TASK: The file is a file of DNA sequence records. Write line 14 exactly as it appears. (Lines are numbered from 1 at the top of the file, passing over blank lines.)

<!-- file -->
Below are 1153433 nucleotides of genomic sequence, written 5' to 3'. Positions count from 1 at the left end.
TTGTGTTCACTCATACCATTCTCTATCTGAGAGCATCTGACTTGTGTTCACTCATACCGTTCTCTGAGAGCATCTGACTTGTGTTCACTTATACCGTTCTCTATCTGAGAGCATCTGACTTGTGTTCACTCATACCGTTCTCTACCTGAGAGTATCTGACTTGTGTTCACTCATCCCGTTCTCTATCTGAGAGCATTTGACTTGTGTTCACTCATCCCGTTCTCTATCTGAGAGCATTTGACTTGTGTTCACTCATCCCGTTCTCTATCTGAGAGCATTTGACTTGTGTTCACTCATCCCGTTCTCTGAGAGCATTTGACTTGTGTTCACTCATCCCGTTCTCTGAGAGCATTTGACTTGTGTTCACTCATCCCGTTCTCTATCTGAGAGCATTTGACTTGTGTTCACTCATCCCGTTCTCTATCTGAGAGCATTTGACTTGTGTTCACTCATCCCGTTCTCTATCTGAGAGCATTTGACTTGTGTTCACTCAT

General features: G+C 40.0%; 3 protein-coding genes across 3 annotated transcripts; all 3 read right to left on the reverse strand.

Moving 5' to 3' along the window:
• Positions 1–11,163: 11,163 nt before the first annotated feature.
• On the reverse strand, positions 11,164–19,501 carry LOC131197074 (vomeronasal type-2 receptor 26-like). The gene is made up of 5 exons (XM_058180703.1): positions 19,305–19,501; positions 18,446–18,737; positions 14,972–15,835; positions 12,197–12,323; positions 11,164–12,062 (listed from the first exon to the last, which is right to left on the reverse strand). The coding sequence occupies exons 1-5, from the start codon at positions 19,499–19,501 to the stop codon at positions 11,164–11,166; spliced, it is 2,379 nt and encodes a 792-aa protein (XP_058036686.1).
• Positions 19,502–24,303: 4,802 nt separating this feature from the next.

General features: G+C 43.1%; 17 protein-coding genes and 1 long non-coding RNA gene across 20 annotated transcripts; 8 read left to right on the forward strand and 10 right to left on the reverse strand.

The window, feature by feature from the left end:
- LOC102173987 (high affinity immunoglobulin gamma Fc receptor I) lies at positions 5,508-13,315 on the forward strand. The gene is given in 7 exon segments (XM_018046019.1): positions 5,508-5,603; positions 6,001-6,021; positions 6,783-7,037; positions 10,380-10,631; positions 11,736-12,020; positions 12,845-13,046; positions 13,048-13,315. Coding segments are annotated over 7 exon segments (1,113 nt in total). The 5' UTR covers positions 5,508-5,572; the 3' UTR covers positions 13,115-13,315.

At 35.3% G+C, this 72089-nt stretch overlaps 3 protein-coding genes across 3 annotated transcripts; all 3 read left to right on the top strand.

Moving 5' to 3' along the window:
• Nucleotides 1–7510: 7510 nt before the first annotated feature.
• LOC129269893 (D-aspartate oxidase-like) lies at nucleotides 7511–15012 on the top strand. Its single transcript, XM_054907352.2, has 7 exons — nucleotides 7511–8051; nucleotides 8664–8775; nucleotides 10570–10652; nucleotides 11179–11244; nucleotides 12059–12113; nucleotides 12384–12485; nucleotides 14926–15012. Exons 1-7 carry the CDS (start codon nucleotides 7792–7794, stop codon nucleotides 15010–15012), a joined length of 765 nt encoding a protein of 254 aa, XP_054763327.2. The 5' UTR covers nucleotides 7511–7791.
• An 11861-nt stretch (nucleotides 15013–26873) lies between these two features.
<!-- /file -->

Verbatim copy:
• LOC129269893 (D-aspartate oxidase-like) lies at nucleotides 7511–15012 on the top strand. Its single transcript, XM_054907352.2, has 7 exons — nucleotides 7511–8051; nucleotides 8664–8775; nucleotides 10570–10652; nucleotides 11179–11244; nucleotides 12059–12113; nucleotides 12384–12485; nucleotides 14926–15012. Exons 1-7 carry the CDS (start codon nucleotides 7792–7794, stop codon nucleotides 15010–15012), a joined length of 765 nt encoding a protein of 254 aa, XP_054763327.2. The 5' UTR covers nucleotides 7511–7791.